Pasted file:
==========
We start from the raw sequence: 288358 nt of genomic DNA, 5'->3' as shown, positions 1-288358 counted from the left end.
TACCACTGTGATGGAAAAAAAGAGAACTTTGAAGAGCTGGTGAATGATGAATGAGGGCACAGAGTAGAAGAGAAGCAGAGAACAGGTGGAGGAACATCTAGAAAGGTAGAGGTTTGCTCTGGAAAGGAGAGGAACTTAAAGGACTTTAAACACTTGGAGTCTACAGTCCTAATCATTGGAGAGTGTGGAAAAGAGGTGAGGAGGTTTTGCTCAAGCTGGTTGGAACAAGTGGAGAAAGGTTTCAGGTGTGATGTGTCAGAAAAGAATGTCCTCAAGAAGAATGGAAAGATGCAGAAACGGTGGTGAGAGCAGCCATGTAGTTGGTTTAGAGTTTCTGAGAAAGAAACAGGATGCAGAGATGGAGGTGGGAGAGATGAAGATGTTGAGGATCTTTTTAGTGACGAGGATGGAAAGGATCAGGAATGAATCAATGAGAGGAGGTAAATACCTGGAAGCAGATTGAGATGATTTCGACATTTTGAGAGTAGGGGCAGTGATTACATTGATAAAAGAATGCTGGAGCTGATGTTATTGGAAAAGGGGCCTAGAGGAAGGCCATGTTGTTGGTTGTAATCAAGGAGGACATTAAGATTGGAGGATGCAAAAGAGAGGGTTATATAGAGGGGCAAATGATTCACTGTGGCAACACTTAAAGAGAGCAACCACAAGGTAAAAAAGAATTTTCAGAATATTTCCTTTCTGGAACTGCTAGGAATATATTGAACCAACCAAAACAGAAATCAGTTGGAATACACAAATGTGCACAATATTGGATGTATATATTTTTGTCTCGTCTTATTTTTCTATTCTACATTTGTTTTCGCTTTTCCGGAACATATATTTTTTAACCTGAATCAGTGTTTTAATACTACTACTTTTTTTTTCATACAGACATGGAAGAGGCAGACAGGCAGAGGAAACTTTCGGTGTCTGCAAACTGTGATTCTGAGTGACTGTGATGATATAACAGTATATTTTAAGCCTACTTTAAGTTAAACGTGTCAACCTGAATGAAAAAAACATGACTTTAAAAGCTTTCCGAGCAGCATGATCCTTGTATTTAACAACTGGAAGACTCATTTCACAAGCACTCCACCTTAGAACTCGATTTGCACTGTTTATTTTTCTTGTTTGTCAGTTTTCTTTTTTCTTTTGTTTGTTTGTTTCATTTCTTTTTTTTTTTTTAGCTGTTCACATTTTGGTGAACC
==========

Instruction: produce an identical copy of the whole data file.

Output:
We start from the raw sequence: 288358 nt of genomic DNA, 5'->3' as shown, positions 1-288358 counted from the left end.
TACCACTGTGATGGAAAAAAAGAGAACTTTGAAGAGCTGGTGAATGATGAATGAGGGCACAGAGTAGAAGAGAAGCAGAGAACAGGTGGAGGAACATCTAGAAAGGTAGAGGTTTGCTCTGGAAAGGAGAGGAACTTAAAGGACTTTAAACACTTGGAGTCTACAGTCCTAATCATTGGAGAGTGTGGAAAAGAGGTGAGGAGGTTTTGCTCAAGCTGGTTGGAACAAGTGGAGAAAGGTTTCAGGTGTGATGTGTCAGAAAAGAATGTCCTCAAGAAGAATGGAAAGATGCAGAAACGGTGGTGAGAGCAGCCATGTAGTTGGTTTAGAGTTTCTGAGAAAGAAACAGGATGCAGAGATGGAGGTGGGAGAGATGAAGATGTTGAGGATCTTTTTAGTGACGAGGATGGAAAGGATCAGGAATGAATCAATGAGAGGAGGTAAATACCTGGAAGCAGATTGAGATGATTTCGACATTTTGAGAGTAGGGGCAGTGATTACATTGATAAAAGAATGCTGGAGCTGATGTTATTGGAAAAGGGGCCTAGAGGAAGGCCATGTTGTTGGTTGTAATCAAGGAGGACATTAAGATTGGAGGATGCAAAAGAGAGGGTTATATAGAGGGGCAAATGATTCACTGTGGCAACACTTAAAGAGAGCAACCACAAGGTAAAAAAGAATTTTCAGAATATTTCCTTTCTGGAACTGCTAGGAATATATTGAACCAACCAAAACAGAAATCAGTTGGAATACACAAATGTGCACAATATTGGATGTATATATTTTTGTCTCGTCTTATTTTTCTATTCTACATTTGTTTTCGCTTTTCCGGAACATATATTTTTTAACCTGAATCAGTGTTTTAATACTACTACTTTTTTTTTCATACAGACATGGAAGAGGCAGACAGGCAGAGGAAACTTTCGGTGTCTGCAAACTGTGATTCTGAGTGACTGTGATGATATAACAGTATATTTTAAGCCTACTTTAAGTTAAACGTGTCAACCTGAATGAAAAAAACATGACTTTAAAAGCTTTCCGAGCAGCATGATCCTTGTATTTAACAACTGGAAGACTCATTTCACAAGCACTCCACCTTAGAACTCGATTTGCACTGTTTATTTTTCTTGTTTGTCAGTTTTCTTTTTTCTTTTGTTTGTTTGTTTCATTTCTTTTTTTTTTTTTAGCTGTTCACATTTTGGTGAACC